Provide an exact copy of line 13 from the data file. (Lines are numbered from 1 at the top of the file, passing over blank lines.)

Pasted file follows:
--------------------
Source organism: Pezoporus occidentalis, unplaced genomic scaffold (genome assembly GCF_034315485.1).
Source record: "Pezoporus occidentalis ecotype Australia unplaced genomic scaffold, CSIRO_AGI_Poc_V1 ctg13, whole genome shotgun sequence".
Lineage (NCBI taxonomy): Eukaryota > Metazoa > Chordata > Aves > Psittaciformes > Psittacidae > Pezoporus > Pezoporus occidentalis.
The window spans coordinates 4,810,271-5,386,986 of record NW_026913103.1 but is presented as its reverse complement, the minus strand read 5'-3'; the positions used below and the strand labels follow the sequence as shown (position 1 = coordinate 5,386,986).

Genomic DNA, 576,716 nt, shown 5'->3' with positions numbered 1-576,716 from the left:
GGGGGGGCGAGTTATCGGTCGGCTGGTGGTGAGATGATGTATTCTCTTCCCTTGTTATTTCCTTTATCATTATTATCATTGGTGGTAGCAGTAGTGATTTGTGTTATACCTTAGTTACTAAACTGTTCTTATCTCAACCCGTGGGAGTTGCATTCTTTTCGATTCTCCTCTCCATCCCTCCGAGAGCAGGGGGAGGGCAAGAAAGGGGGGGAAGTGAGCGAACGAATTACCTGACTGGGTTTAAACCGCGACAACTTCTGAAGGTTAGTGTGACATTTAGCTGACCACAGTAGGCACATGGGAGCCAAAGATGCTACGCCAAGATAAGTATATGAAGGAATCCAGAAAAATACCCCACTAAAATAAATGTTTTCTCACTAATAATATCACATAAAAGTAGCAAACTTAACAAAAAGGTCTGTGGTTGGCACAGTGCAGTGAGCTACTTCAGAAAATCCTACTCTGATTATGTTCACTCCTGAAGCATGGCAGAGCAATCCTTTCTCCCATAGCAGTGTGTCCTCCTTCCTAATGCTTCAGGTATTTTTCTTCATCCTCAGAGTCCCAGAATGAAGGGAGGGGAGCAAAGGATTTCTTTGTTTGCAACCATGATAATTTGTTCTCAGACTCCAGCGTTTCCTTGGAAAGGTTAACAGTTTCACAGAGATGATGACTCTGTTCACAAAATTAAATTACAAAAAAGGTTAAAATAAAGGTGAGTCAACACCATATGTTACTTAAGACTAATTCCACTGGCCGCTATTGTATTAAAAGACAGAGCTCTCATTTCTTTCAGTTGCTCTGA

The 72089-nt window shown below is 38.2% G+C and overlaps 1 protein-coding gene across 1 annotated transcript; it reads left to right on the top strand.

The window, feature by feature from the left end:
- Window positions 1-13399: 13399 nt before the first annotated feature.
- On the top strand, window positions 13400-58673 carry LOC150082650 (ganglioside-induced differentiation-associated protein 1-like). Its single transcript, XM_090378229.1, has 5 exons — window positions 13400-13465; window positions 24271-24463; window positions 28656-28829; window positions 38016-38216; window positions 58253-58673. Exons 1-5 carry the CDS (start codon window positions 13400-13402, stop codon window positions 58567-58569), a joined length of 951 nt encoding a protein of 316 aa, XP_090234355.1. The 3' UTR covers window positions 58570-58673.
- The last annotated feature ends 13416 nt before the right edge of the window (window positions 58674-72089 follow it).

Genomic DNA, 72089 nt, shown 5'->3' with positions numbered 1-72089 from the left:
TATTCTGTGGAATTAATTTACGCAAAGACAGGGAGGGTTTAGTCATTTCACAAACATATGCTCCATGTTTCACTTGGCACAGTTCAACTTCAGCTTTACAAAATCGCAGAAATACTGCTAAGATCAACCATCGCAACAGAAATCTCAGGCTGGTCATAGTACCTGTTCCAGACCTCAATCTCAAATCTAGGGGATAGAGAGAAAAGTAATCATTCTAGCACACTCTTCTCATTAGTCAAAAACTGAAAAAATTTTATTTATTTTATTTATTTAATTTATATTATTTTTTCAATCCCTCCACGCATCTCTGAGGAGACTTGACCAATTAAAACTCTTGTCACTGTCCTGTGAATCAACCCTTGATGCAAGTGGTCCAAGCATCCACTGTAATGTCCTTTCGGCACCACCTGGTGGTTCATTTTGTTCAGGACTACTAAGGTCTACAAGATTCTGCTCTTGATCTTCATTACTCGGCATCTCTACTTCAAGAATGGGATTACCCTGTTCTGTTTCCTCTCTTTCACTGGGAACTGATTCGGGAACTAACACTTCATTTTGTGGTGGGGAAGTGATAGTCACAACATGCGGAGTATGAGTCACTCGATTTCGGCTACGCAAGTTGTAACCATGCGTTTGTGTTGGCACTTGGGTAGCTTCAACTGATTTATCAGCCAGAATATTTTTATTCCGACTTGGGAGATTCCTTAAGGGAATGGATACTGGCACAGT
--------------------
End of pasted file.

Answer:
TATTCTGTGGAATTAATTTACGCAAAGACAGGGAGGGTTTAGTCATTTCACAAACATATGCTCCATGTTTCACTTGGCACAGTTCAACTTCAGCTTTACAAAATCGCAGAAATACTGCTAAGATCAACCATCGCAACAGAAATCTCAGGCTGGTCATAGTACCTGTTCCAGACCTCAATCTCAAATCTAGGGGATAGAGAGAAAAGTAATCATTCTAGCACACTCTTCTCATTAGTCAAAAACTGAAAAAATTTTATTTATTTTATTTATTTAATTTATATTATTTTTTCAATCCCTCCACGCATCTCTGAGGAGACTTGACCAATTAAAACTCTTGTCACTGTCCTGTGAATCAACCCTTGATGCAAGTGGTCCAAGCATCCACTGTAATGTCCTTTCGGCACCACCTGGTGGTTCATTTTGTTCAGGACTACTAAGGTCTACAAGATTCTGCTCTTGATCTTCATTACTCGGCATCTCTACTTCAAGAATGGGATTACCCTGTTCTGTTTCCTCTCTTTCACTGGGAACTGATTCGGGAACTAACACTTCATTTTGTGGTGGGGAAGTGATAGTCACAACATGCGGAGTATGAGTCACTCGATTTCGGCTACGCAAGTTGTAACCATGCGTTTGTGTTGGCACTTGGGTAGCTTCAACTGATTTATCAGCCAGAATATTTTTATTCCGACTTGGGAGATTCCTTAAGGGAATGGATACTGGCACAGT